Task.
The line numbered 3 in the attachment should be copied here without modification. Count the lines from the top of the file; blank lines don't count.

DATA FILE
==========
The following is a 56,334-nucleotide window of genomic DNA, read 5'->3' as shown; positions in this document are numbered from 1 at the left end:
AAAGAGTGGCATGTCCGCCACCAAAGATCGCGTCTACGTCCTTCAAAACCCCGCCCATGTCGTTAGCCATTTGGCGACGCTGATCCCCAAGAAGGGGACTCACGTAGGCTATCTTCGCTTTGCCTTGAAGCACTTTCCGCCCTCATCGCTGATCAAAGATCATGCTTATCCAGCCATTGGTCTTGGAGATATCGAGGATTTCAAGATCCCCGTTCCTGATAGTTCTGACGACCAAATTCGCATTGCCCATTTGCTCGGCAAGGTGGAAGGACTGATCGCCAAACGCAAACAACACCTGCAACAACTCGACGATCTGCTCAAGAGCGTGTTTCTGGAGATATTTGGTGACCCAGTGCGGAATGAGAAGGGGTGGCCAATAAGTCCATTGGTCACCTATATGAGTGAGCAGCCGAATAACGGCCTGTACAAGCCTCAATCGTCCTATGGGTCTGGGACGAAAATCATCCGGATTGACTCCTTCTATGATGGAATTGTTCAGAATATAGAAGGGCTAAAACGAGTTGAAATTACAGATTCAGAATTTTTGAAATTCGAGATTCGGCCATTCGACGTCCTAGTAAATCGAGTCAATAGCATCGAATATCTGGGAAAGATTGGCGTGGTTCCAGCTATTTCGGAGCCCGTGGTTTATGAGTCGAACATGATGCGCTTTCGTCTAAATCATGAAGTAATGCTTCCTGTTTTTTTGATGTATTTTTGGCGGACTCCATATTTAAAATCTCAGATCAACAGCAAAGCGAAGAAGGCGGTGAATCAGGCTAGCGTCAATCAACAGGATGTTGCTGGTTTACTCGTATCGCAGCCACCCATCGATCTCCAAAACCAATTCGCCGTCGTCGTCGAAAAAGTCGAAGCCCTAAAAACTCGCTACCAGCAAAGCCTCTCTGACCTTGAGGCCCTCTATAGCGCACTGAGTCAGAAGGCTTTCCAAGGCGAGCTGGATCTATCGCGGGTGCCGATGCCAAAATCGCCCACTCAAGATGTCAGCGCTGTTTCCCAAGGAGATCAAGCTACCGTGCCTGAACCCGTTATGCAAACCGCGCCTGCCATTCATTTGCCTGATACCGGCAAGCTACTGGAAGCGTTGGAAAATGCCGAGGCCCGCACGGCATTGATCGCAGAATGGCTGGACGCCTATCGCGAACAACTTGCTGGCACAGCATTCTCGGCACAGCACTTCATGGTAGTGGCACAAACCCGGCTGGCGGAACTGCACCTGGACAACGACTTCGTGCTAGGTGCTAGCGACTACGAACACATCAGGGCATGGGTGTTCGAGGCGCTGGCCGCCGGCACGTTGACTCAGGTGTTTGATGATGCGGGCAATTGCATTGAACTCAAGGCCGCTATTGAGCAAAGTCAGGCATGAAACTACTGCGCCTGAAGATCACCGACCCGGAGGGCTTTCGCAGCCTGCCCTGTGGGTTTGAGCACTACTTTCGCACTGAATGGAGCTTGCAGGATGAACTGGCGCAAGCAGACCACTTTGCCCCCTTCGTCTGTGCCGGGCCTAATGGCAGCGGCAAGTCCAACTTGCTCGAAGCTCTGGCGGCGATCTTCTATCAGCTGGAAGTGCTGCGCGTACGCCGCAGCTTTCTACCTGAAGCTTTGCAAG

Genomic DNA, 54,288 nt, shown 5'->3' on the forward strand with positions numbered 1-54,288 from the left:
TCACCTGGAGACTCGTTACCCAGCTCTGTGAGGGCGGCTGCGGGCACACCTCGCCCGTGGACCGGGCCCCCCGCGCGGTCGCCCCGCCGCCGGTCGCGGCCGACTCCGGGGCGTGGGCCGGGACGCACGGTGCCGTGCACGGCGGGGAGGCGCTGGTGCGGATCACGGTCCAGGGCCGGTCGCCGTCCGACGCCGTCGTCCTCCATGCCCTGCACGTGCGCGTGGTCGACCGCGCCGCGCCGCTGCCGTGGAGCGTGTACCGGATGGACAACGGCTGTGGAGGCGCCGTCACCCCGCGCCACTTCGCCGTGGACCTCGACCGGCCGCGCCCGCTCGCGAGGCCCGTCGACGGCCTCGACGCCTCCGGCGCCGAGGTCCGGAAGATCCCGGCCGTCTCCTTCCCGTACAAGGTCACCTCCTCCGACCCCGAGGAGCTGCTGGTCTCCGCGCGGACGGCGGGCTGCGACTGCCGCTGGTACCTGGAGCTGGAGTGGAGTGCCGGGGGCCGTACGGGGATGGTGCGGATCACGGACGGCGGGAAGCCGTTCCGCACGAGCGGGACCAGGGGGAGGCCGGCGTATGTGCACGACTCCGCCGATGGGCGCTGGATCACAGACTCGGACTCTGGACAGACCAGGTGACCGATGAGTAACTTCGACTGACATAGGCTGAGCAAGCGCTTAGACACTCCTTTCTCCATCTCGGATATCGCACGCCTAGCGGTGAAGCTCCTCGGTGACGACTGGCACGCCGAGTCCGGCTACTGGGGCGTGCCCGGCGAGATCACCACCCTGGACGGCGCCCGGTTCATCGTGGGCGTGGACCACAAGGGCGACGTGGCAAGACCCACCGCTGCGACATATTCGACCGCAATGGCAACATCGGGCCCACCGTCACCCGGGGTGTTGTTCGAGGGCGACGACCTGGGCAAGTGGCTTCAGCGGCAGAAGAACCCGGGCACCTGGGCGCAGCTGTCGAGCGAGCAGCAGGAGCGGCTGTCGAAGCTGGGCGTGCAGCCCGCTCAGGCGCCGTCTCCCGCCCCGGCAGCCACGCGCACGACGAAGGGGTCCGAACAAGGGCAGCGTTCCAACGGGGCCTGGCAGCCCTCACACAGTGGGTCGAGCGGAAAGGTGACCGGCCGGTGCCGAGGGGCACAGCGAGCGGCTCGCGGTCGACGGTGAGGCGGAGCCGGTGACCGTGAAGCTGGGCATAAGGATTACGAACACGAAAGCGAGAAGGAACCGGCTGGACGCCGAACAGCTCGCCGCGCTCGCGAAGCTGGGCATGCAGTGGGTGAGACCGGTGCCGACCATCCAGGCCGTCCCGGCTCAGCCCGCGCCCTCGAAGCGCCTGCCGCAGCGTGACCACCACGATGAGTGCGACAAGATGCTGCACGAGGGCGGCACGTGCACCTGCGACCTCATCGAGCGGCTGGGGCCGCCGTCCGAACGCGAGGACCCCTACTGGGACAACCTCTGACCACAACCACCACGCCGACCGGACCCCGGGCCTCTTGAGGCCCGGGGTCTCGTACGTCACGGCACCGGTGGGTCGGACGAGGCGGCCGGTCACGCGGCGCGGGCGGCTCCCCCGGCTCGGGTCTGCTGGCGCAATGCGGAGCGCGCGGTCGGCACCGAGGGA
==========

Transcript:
Genomic DNA, 54,288 nt, shown 5'->3' on the forward strand with positions numbered 1-54,288 from the left: